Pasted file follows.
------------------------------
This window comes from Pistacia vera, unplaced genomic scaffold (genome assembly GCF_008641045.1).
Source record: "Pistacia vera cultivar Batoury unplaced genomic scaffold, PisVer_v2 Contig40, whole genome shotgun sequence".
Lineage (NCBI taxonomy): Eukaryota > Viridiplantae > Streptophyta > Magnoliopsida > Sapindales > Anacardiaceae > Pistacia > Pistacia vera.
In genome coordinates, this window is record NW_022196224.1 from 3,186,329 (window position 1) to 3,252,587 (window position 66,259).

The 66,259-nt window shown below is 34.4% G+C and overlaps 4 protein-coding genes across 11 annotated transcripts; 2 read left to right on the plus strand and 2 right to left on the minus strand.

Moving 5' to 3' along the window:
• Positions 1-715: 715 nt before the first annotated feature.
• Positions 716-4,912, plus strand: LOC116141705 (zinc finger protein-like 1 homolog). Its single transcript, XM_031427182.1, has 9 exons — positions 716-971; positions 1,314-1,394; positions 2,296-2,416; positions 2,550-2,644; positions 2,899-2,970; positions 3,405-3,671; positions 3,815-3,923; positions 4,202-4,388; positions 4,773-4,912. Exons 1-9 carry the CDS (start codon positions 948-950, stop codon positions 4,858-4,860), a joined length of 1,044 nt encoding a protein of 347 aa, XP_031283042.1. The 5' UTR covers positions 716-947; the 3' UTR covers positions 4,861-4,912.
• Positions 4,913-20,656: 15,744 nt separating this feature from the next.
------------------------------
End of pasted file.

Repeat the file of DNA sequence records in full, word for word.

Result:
This window comes from Pistacia vera, unplaced genomic scaffold (genome assembly GCF_008641045.1).
Source record: "Pistacia vera cultivar Batoury unplaced genomic scaffold, PisVer_v2 Contig40, whole genome shotgun sequence".
Lineage (NCBI taxonomy): Eukaryota > Viridiplantae > Streptophyta > Magnoliopsida > Sapindales > Anacardiaceae > Pistacia > Pistacia vera.
In genome coordinates, this window is record NW_022196224.1 from 3,186,329 (window position 1) to 3,252,587 (window position 66,259).

The 66,259-nt window shown below is 34.4% G+C and overlaps 4 protein-coding genes across 11 annotated transcripts; 2 read left to right on the plus strand and 2 right to left on the minus strand.

Moving 5' to 3' along the window:
• Positions 1-715: 715 nt before the first annotated feature.
• Positions 716-4,912, plus strand: LOC116141705 (zinc finger protein-like 1 homolog). Its single transcript, XM_031427182.1, has 9 exons — positions 716-971; positions 1,314-1,394; positions 2,296-2,416; positions 2,550-2,644; positions 2,899-2,970; positions 3,405-3,671; positions 3,815-3,923; positions 4,202-4,388; positions 4,773-4,912. Exons 1-9 carry the CDS (start codon positions 948-950, stop codon positions 4,858-4,860), a joined length of 1,044 nt encoding a protein of 347 aa, XP_031283042.1. The 5' UTR covers positions 716-947; the 3' UTR covers positions 4,861-4,912.
• Positions 4,913-20,656: 15,744 nt separating this feature from the next.